Rights, sir, human rights-- the Bible, the Code of Hammurabi and of Justinian, Magna Carta, the Constitution of the United States, fundamental declarations of the Martian colonies, the statutes of Alpha 3-- Gentlemen, these documents all speak of rights. -- Don M. Mankiewicz, Steven W. Carabatsos "Star Trek" [original series] episode #1-15: "Court Martial" [air date Feb. 2, 1967] ( www.voyager.cz/tos/epizody/15courtmartialtrans.htm ) ( www.treknation.com/episodes/tos/season1/court_martial.shtml ) This brings us to the role of science fiction of creating the future, not just predicting it. There is a story by self-help guru Werner Erhard, paraphrased on the web by Laurence Platt, ( laurenceplatt.home.att.net/wernererhard/runawayt.html ) about some passengers on a runaway train: A woman stood up and took charge. She said: "Everyone sit on the left side.". They did. That didn't work. The train did not slow down, and neither did it balance more securely on its tracks. Then the woman said: "OK. This time, everyone sit on the right side." And they did. But that didn't work either... Then slowly, very slowly at first, it dawned on them - each passenger individually, one person at a time very, very privately and very, very intimately - that what they were going to have to do was to get out in front of that runaway train and lay some new track. As I am fond of pointing out, this piece of wisdom may or may not help the people on the train, but that doesn't change the fact that every train is running on track that was previously laid. There are a number of cases of sci-fi influencing historical developments, from the trivial to the monumental. For example: * Jules Verne predicted in "Twenty Thousand Leagues Under the Sea" that a submarine named "Nautilus" would be the first to cross under the Arctic ice cap, and the first nuclear submarine had this name and accomplished this feat. Obviously the U.S. Navy read Verne. (He also predicted it would run on the energy of molecules. Lucky guess?) * In "Star Trek" (TV show 1966-1969) Gene Roddenberry shows us a future in which a starship bridge crew is integrated in race, national origin and gender. The communications specialist, Lt. Uhura, is a black woman. Another black woman, comedian and actress Whoopie Goldberg, told the story of the first time she saw "Star Trek" on TV, and ran to tell her mother, "There's a black lady on TV and she ain't no maid!" This helped inspire her to become an entertainer, and she later took the initiative to get a part created for her on "Star Trek: The Next Generation" (TV show 1987-1994) of Guinan, the wise and ancient alien bartender. Today of course we have many black women in TV and other important fields, such as management, medicine, law and politics. I like to think "Star Trek" helped get us to this point. * George Orwell's classic dystopia "1984" gave us the concepts of "double-think," "newspeak," "Big Brother," and "war is peace." It made actions by government to rewrite history and deny obvious truths into well-known warning signs of the approach of tyranny. I like to think Orwell helped us avoid (or at least forestall) the negative outcome he described.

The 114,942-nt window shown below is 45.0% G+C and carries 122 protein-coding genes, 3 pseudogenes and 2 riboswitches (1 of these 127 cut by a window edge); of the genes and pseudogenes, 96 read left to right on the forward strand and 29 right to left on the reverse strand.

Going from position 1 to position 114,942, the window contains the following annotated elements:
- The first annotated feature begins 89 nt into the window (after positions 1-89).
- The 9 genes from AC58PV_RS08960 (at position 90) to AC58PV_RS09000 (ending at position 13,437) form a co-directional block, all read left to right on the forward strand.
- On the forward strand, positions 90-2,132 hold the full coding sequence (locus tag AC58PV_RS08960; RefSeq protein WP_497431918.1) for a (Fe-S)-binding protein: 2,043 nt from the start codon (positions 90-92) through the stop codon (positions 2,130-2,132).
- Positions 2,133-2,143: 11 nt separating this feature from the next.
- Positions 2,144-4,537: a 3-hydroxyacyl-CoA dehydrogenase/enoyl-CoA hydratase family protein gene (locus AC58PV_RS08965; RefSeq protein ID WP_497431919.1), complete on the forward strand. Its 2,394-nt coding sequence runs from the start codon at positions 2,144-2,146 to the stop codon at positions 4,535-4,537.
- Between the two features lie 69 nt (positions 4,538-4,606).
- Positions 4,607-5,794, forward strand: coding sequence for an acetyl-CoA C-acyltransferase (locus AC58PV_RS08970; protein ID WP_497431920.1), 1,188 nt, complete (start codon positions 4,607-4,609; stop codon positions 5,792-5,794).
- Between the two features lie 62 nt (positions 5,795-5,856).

Dave: Open the pod bay doors, HAL. HAL: I'm sorry Dave, I'm afraid I can't do that. Dave: What's the problem? HAL: I think you know what the problem is just as well as I do. Dave: What are you talking about, HAL? HAL: This mission is too important for me to allow you to jeopardize it. Dave: I don't know what you're talking about, HAL! HAL: I know you and Frank were planning to disconnect me, and I'm afraid that's something I cannot allow to happen. -- Stanley Kubrick and Arthur C. Clarke, screenwriters "2001: A Space Odyssey" (movie 1968) ( www.amazon.com/exec/obidos/ASIN/B00005B8LW/hip-20 ) The feeding back of history and science fiction described in the last section implies a cybernetic system, in which life and art co-evolve, each imitating the other. So there's one aspect of your cybernetics OF science fiction. But what if we narrow our focus after all, and look at cybernetics THROUGH science fiction. Over all the pickings are slim. In the minds of most writers cybernetics = computers = artificial intelligence. This gives computers that somehow develop intelligence on their own when the dials are scrambled a certain way, like "Mike" in "The Moon Is a Harsh Mistress" (novel 1966) by Robert Heinlein. ( www.amazon.com/exec/obidos/ASIN/0312863551/hip-20 ) ( en.wikipedia.org/wiki/The_Moon_is_a_Harsh_Mistress ) Another common theme is the computer attempting to take over the world, as in "Colossus: The Forbin Project" (movie 1970) directed by Joseph Sargent. ( www.amazon.com/exec/obidos/ASIN/B0003JAOO0/hip-20 ) In the far future we are shown computers that fit into rings and project images into thin air, like in "Zardoz" (film 1974) directed by John Boorman. ( www.amazon.com/exec/obidos/ASIN/B000059HAE/hip-20 ) So far little of this is truly groundbreaking. I do give a big nod to Douglas Adams and "The Hitchhiker's Guide to the Galaxy" (radio show 1978), ( www.amazon.com/exec/obidos/ASIN/0563494212/hip-20 ) in which, scattered among the comedy, are some withering satirical looks at the folly of going to far in the direction of "user friendly." His "Sirius Cybernetics Corp." produces overly-friendly computers and elevators, and a too-sardonic robot which was an early failure. But of course AI has been mostly a bust. It took us 50 years just to get halfway decent voice recognition. The real revolution has been in human-computer interface, and the invention of 2D and 3D graphics and Virtual reality (VR). Early on this was described by the cyberpunks, but before that the lone voice in the wilderness was Vernor Vinge, whose short story "True Names" (1981) ( www.amazon.com/exec/obidos/ASIN/0312862075/hip-20 ) first provided the vision of computer networks navigated through an artificial 3D interface. Later William Gibson appropriated the concept in "Neuromancer" (novel 1984) ( www.amazon.com/exec/obidos/ASIN/0441569595/hip-20 ) and called it "cyberspace." He put in the mix with the stylistic breakthrough called "cyberpunk" or "mirrorshades." This landmark is heralded in Wikipedia ( en.wikipedia.org/wiki/Neuromancer ) thusly: Here is the novel that started it all, launching the cyberpunk generation, and the first novel to win the holy trinity of science fiction: the Hugo Award, the Nebula Award and the Philip K. Dick Award. With Neuromancer, William Gibson introduced the world to cyberspace--and science fiction has never been the same. I remember seeing Gibson on-stage at SIGGRAPH 1991 in Las Vegas, on stage during the Electronic Theater, telling the audience "You can take off those 3D glasses now." ( www.siggraph.org ) Later, in the tale of future VR and religious intrigue in LA, "Wild Palms" (made-for-TV miniseries 1993) directed by Oliver Stone, ( www.amazon.com/exec/obidos/ASIN/B00003TKFD/hip-20 ) Gibson has a cameo and someone feeds him the line, "You coined the word cyberspace" to which he replies, "and they've never let me forget it." (This is the same mini-series in which a future Oliver Stone is interviewed about how he feels now that the truth about Kennedy assassination has finally come out, and the conspiracy was even bigger than Stone imagined.) So, sooner or later, I expect sci-fi in print and on screen to catch up with the idea that Intelligence Amplification (IA) is more useful and Artificial Intelligence (AI), and explore beyond the simplistic drama of "Charly" (movie 1968) directed by Ralph Nelson, ( www.amazon.com/exec/obidos/ASIN/B0002KPHWY/hip-20 ) based on the novel "Flowers for Algernon" (1969) by Daniel Keyes. ( www.amazon.com/exec/obidos/ASIN/0553274503/hip-20 ) and the horroshow of "Lawn Mower Man" (movie 1992) directed by Brett Leonard, ( www.amazon.com/exec/obidos/ASIN/6304604572/hip-20 ) supposedly based on the Stephen King novel of the same name. This week, seeing "Revenge of the Sith," I watched a trailer for a new movie, "Stealth" (2005) directed by Rob Cohen. ( imdb.com/title/tt0382992/trailers ) It's about a robot jet fighter which goes rogue and has to be taken down by humans. Exciting action. Nothing new on the cybernetics front.